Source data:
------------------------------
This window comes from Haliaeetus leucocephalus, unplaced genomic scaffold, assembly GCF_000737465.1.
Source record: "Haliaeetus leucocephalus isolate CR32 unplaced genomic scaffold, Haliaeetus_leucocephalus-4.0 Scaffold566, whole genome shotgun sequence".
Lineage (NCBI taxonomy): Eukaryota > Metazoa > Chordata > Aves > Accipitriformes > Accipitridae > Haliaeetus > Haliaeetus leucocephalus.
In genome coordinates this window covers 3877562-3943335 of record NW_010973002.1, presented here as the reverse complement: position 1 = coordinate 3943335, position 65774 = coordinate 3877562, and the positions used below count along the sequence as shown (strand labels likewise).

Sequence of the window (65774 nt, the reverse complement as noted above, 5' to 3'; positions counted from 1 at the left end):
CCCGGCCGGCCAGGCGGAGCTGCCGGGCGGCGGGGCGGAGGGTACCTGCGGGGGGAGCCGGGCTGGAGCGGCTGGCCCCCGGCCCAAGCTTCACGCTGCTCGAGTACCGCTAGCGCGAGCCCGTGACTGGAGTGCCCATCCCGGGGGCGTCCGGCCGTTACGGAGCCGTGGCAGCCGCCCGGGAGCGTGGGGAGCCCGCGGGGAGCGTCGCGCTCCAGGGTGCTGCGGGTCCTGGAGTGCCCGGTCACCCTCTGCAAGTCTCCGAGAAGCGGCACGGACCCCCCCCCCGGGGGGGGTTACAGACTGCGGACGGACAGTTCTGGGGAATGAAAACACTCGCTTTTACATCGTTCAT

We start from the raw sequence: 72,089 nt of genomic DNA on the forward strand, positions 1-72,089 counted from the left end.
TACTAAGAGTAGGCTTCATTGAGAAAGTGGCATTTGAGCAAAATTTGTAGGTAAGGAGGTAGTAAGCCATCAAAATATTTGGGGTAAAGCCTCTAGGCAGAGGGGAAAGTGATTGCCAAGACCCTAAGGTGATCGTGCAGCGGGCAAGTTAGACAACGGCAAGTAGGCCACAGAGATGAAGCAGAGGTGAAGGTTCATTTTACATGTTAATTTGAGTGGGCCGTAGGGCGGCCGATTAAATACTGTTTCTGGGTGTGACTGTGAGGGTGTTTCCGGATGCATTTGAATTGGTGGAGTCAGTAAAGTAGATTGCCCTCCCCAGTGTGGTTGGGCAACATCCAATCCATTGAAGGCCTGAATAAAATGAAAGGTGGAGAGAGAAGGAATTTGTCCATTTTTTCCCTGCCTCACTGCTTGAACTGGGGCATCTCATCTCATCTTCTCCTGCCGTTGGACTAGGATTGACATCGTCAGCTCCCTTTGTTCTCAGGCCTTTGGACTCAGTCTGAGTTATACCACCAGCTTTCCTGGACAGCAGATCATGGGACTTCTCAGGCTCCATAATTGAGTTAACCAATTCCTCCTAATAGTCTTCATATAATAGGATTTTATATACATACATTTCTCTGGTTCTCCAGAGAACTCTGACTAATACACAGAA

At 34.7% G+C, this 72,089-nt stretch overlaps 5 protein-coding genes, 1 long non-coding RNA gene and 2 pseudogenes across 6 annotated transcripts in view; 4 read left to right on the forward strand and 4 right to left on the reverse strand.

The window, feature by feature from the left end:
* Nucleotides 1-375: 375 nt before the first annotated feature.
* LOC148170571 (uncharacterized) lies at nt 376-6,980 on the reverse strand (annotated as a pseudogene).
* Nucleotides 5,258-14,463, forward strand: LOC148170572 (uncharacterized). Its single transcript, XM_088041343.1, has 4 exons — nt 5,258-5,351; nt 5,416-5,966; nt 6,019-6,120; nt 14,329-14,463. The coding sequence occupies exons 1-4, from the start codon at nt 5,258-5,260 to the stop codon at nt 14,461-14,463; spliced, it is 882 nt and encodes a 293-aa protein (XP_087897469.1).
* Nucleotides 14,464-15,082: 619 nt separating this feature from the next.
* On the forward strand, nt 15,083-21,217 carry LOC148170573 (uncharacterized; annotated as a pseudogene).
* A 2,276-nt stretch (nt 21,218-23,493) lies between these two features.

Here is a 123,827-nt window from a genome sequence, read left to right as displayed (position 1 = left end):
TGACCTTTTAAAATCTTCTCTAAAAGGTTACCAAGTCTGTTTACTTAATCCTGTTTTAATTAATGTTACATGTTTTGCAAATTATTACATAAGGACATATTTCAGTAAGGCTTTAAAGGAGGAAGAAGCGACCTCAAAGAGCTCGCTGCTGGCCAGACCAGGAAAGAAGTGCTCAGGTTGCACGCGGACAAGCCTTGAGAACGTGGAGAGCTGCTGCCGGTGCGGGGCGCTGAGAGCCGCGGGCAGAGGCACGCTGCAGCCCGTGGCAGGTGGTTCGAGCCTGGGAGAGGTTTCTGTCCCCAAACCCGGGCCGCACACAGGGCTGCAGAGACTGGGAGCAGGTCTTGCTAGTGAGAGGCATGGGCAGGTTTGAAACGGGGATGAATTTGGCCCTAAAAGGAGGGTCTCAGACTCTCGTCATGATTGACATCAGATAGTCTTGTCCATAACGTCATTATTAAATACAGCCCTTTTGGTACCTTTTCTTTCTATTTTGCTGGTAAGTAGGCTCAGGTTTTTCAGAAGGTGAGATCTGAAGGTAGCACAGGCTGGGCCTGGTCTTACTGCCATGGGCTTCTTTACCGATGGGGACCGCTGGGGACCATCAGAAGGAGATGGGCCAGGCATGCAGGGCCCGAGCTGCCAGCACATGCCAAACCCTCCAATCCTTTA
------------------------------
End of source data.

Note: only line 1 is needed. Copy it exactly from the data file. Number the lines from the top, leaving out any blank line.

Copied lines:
This window comes from Haliaeetus leucocephalus, unplaced genomic scaffold, assembly GCF_000737465.1.